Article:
The director general of the World Health Organisation (WHO), Tedros Adhanom Ghebreyesus has hailed Uganda for her role in controlling the spread of the ebola virus from the neighboring Congo. The virus has ravaged parts of the DR Congo, which shares borders with numerous towns in Uganda.
Ghebreyesus made the commendation yesterday after a meeting with a delegation of government officials, led by the Prime Minister, Dr Ruhakana Rugunda.
“I want to commend Uganda for the high level of preparedness, which has kept the Ebola virus away,” he said, crediting Uganda for a strong disease surveillance system and support to WHO.
Ghebreyesus said the virus was now under control in various areas, including North Kivu, but warned that the risk of spreading to other regions including Uganda remains. He noted that controlling the epidemic will only be possible through collaboration since it was now being addressed as a regional concern. Ebola has claimed over 350 lives in the DR Congo since it broke out last year, exacerbating unrest brought about by long-running political conflict.
Fight against ebola
Uganda intensified Ebola screenings at its border points with the DRC as more Congolese refugees continue to flock to Uganda to fleeing polls related violence. Joint health surveillance teams stepped up mandatory screening at Uganda’s border points in Bunagana in Kisoro district and Mpondwe in Kasese district.
The intense screening programme comes hardly a week after the WHO warned that growing unrest in eastern Congo was disrupting efforts to rein in on an Ebola outbreak. Among the most hit areas include Beni and Butembo.
There are fears of its spread to Goma and Kisangani and neighbors, including Uganda. Last week, at least 20 people, suspected of having contracted Ebola fled a transit center in Beni region, raising fears about potential spread of the virus.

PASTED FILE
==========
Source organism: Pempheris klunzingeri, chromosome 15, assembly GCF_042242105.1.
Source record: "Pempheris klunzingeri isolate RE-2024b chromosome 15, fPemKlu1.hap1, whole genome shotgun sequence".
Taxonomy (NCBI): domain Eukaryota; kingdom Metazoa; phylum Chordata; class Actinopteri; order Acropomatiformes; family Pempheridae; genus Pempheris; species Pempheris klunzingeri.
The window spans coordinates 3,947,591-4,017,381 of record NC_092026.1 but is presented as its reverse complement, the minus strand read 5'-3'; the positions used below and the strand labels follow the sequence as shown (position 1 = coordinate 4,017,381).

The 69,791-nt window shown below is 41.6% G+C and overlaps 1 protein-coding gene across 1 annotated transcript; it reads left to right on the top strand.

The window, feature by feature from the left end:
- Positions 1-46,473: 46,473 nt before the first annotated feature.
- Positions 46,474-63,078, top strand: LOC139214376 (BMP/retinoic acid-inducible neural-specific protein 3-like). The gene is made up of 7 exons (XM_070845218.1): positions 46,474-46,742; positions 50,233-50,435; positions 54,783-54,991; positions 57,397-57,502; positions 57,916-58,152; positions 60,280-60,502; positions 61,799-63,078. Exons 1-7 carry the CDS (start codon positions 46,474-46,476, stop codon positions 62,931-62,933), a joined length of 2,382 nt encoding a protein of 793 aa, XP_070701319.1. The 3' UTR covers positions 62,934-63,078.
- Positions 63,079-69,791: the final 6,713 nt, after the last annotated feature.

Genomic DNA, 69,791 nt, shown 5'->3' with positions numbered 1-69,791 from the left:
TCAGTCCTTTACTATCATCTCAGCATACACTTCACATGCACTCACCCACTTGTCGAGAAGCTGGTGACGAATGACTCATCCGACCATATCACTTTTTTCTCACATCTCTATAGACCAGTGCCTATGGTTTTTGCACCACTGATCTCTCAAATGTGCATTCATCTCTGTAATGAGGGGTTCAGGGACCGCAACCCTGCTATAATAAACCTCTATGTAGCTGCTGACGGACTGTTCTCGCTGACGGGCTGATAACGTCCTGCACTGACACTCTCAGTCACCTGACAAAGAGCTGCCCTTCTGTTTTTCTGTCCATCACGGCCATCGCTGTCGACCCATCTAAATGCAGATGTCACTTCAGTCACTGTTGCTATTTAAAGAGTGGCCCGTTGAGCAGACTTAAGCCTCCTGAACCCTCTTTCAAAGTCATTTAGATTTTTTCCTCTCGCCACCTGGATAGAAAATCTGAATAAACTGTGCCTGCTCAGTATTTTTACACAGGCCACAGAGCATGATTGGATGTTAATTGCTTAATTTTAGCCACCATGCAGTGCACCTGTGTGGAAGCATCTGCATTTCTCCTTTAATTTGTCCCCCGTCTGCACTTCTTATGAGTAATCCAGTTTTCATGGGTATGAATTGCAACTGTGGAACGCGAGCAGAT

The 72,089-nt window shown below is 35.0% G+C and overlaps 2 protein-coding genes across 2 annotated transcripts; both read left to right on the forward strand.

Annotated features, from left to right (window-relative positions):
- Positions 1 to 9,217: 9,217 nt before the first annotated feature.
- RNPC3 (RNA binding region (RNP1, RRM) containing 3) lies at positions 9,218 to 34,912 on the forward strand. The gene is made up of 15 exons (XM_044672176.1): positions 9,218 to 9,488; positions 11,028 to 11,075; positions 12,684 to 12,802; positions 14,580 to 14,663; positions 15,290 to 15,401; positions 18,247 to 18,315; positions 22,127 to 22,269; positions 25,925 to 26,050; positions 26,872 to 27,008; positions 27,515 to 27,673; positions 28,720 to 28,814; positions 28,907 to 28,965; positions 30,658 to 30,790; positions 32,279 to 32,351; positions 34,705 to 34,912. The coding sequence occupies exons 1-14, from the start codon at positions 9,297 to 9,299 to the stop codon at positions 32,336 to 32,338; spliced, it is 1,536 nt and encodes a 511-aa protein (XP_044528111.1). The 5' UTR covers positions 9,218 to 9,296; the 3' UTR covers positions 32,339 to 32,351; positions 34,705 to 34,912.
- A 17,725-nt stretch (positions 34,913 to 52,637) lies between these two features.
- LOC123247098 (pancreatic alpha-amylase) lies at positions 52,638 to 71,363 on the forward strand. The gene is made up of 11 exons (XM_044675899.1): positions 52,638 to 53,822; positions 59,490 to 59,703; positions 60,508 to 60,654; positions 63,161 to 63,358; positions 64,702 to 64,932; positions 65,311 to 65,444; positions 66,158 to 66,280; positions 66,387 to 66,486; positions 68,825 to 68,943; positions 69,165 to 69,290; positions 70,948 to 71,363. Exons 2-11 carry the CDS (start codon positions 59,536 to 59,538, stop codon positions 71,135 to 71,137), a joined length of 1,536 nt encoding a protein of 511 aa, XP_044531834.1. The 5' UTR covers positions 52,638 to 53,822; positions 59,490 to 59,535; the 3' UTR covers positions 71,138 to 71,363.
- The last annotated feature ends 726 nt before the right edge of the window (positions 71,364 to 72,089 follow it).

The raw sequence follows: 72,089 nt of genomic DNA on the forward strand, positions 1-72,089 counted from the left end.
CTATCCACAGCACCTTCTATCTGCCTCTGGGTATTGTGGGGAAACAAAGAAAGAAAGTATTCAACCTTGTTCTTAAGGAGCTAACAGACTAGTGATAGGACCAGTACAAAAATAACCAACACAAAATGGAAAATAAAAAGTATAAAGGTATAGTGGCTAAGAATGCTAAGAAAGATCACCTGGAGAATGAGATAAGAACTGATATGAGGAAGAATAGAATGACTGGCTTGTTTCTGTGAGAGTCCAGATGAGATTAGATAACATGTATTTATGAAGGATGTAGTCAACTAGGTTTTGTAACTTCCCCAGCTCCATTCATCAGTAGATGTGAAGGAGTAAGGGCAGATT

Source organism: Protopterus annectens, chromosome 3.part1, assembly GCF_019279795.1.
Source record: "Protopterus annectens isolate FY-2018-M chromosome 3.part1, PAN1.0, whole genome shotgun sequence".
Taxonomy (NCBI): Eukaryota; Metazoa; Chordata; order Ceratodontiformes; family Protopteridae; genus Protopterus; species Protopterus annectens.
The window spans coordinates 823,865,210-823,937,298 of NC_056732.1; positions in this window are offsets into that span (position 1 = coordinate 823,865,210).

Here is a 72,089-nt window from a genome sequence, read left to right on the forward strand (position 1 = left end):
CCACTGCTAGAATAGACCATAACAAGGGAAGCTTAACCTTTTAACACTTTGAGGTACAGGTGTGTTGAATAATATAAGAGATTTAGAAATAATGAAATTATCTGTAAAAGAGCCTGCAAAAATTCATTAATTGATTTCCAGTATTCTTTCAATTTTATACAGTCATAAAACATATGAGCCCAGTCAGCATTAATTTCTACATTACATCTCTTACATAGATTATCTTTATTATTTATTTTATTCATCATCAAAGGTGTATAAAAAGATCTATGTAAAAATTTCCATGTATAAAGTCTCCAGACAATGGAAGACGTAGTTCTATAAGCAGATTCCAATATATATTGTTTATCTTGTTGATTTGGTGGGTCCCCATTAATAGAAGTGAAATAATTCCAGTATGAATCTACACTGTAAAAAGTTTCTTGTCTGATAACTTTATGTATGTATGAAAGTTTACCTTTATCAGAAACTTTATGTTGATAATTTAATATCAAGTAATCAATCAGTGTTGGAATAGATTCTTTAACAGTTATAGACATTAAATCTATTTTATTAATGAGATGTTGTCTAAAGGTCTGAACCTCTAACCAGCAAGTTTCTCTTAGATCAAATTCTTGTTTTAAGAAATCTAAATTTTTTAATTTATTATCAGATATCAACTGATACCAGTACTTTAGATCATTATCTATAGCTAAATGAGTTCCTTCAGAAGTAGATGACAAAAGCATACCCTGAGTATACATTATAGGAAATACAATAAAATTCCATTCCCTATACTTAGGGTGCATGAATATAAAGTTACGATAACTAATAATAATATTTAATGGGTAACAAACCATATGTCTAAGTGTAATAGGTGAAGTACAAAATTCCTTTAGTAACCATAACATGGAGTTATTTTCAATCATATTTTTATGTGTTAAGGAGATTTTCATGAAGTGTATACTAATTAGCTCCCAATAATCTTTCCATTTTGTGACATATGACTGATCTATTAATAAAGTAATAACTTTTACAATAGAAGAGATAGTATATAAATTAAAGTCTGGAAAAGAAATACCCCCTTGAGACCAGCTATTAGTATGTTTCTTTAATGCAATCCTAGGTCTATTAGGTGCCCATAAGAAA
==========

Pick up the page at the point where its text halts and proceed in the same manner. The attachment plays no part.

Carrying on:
However, in spite of the latest threat, Uganda has recorded no cases of the disease. Rugunda thanked WHO for supporting Uganda and lauded Ugandan medics for their efforts in keeping the epidemic away.
“We are confident that we can overcome this problem, but we need to harmonize our response,” Rugunda said.
Ministers Sam Kutesa (foreign affairs) and Bright Rwamirama (defence and veteran affairs) were also in attendance.
Over the years, Uganda has built extensive expertise in surveillance and management of the deadly viral infections and routinely sends experts to countries that come under attack.
How ebola spreads
The ebola virus is transmitted through blood, secretions, organs or other bodily fluids of infected animals such as chimpanzees, gorillas, fruit bats, monkeys, forest antelope and porcupines. A person suffering from ebola can infect other people through physical contact with body fluids such as saliva, blood, stool, vomit, urine and sweat from an infected person and soiled clothing.
Persons infected with the ebola virus present with a sudden onset of fever, fatigue, muscle pain, headache, sore throat, vomiting and diarrhoea. Contact with fruit bats or monkeys or apes and the consumption of their meat is discouraged, as well as direct or close contact with people with ebola symptoms.
Uganda’s first and worst ebola epidemic was in 2000 during which it claimed 224 people in Gulu, Masindi and Mbarara districts. The next outbreak was in Bundibugyo district in 2007, where it claimed 37 people. Between June and August 2012, another Ebola epidemic in Kibaale district claimed 17 lives. Ugandan medics helped control the worst Ebola epidemic in history (2013-2016) which ravaged Guinea.